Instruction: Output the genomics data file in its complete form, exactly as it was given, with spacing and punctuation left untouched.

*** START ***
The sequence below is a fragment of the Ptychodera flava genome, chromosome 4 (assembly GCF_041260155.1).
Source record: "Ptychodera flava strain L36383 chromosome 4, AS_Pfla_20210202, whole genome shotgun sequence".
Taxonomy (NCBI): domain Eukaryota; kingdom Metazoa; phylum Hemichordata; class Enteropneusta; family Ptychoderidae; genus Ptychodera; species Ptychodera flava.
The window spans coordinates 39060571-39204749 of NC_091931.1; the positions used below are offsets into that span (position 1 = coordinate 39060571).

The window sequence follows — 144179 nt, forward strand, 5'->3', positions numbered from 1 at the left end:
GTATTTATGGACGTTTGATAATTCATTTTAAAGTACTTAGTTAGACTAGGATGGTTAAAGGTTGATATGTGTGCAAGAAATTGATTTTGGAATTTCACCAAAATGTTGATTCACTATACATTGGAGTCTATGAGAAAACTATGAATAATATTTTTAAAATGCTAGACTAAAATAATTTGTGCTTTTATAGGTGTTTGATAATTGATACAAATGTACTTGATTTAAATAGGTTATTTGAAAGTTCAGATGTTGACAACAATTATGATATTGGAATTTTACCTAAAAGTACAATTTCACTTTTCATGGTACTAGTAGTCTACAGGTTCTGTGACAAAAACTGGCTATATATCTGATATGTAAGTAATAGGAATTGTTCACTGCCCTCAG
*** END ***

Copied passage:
The sequence below is a fragment of the Ptychodera flava genome, chromosome 4 (assembly GCF_041260155.1).
Source record: "Ptychodera flava strain L36383 chromosome 4, AS_Pfla_20210202, whole genome shotgun sequence".
Taxonomy (NCBI): domain Eukaryota; kingdom Metazoa; phylum Hemichordata; class Enteropneusta; family Ptychoderidae; genus Ptychodera; species Ptychodera flava.
The window spans coordinates 39060571-39204749 of NC_091931.1; the positions used below are offsets into that span (position 1 = coordinate 39060571).

The window sequence follows — 144179 nt, forward strand, 5'->3', positions numbered from 1 at the left end:
GTATTTATGGACGTTTGATAATTCATTTTAAAGTACTTAGTTAGACTAGGATGGTTAAAGGTTGATATGTGTGCAAGAAATTGATTTTGGAATTTCACCAAAATGTTGATTCACTATACATTGGAGTCTATGAGAAAACTATGAATAATATTTTTAAAATGCTAGACTAAAATAATTTGTGCTTTTATAGGTGTTTGATAATTGATACAAATGTACTTGATTTAAATAGGTTATTTGAAAGTTCAGATGTTGACAACAATTATGATATTGGAATTTTACCTAAAAGTACAATTTCACTTTTCATGGTACTAGTAGTCTACAGGTTCTGTGACAAAAACTGGCTATATATCTGATATGTAAGTAATAGGAATTGTTCACTGCCCTCAG